Bear Butte Creek near Galena   06437200   1965-69   1965 4,950   19,000   06-18-98 1541
Bear Butte Creek near Sturgis   06437500   1945-72   1962 12,700   7,220   05-08-95 24,310
1Period of record since 1972 is 1998-2001.
2Period of record since 1972 is 1990-2001.


A peak flow of 31,200 ft3/s occurred at the gaging station above Canyon Lake (fig. 5) during the 1972 flood and was 12 times the previous maximum of 2,600 ft3/s recorded in 1952. The peak flow of 50,000 ft3/s at the gaging station at Rapid City during the 1972 flood was more than four times the previous estimated maximum of 13,000 ft3/s during May-June 1907. The 1972 peak flow at this station was more than 15 times the previous recorded maximum (3,300 ft3/s on July 13, 1962) since construction of Pactola Dam in 1956.


Can the 1972 Flood Happen Again?


The answer is yes. The 1972 flood on Rapid Creek has an estimated recurrence interval of 500 years (Burr and Korkow, 1996), which means that a flood of this magnitude will occur an average of once every 500 years. Every year there is a 0.2-percent chance (1 in 500) of experiencing a similar flood. Because of the short period of record for Rapid Creek gaging stations, the recurrence interval of 500 years may be revised substantially as additional data are collected. “Floods are natural and normal phenomena. They are catastrophic simply because man occupies the flood plain, the highway channel of a river (Bue, 1967).”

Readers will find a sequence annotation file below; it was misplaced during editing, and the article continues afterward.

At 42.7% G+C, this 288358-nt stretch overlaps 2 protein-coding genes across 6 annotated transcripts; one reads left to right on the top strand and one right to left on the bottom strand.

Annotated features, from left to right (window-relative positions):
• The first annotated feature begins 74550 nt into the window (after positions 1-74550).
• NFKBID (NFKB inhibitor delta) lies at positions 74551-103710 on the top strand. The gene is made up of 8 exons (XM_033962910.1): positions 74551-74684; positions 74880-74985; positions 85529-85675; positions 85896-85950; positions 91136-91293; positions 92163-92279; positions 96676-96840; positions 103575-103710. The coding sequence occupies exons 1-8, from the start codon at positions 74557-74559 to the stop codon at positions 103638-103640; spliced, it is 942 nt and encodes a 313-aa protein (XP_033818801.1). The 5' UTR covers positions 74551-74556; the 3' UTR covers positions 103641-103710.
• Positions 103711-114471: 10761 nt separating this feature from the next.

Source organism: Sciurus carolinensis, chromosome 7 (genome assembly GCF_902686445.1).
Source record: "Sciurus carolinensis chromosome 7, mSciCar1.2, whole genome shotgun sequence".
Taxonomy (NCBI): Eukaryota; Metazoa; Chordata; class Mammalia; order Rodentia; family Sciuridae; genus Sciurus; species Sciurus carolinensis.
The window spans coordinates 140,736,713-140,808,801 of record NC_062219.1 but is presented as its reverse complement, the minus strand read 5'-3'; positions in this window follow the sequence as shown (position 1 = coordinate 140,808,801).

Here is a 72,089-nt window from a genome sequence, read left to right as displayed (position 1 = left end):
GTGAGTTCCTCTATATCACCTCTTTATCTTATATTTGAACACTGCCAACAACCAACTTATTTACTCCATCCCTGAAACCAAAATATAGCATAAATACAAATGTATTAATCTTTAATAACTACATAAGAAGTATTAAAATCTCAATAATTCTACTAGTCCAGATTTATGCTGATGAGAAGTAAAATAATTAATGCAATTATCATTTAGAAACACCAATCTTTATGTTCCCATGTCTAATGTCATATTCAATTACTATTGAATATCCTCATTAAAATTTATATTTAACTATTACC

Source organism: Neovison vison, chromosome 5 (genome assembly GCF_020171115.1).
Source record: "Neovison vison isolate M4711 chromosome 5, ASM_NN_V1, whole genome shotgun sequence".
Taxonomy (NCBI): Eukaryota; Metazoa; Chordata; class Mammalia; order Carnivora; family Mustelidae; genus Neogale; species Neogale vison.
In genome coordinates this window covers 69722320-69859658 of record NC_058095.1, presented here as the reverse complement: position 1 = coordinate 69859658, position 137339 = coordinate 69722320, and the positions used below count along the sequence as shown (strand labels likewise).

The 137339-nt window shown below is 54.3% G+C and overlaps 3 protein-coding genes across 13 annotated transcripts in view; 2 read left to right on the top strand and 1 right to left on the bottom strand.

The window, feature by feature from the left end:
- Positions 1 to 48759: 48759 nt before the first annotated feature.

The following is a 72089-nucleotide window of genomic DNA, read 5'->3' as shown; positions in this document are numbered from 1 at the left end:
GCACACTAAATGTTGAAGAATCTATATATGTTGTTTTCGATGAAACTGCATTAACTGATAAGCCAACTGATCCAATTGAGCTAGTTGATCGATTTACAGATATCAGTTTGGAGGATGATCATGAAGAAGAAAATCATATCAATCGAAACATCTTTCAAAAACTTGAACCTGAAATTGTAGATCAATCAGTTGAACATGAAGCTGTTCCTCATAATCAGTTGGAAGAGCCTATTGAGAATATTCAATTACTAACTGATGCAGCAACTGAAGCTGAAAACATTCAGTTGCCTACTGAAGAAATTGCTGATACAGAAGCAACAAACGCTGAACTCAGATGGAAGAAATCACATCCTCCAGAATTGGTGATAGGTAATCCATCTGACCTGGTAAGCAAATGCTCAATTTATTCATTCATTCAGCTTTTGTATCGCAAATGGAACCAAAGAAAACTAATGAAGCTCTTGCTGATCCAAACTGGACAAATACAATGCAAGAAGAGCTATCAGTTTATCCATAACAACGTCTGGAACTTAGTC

Photograph by Perry H. Rahn, South Dakota School of Mines and Technology
Figure 5
Figure 5. Photograph of U.S. Geological Survey streamflow-gaging station Rapid Creek above Canyon Lake near Rapid City (06412500) the day after the flood. A peak discharge of 31,200 cubic feet per second occurred at this site just before midnight on June 9, 1972. In the background are the remains of new houses that people were moving into the night of the flood.


Following the 1972 flood, most of the largest subsequent peak flows for Black Hills area streams occurred during the middle to late 1990's (table 1), which corresponds with the wettest period in the Black Hills area since 1931 (Driscoll and others, 2000). However, none of these subsequent peak flows have come close to exceeding the peak flows recorded during the 1972 flood. Severe flooding occurred in the Black Hills on May 8-10, 1995, generally outside of the Rapid City area. Damage to roads and bridges was widespread; rock and mudslides closed highways in Sturgis and in Boulder Canyon near Deadwood. Many homes suffered water damage. More recently, flooding has occurred on Spring Creek on May 30, 1996, and in Rapid City on June 2, 1997, but damage was very minor.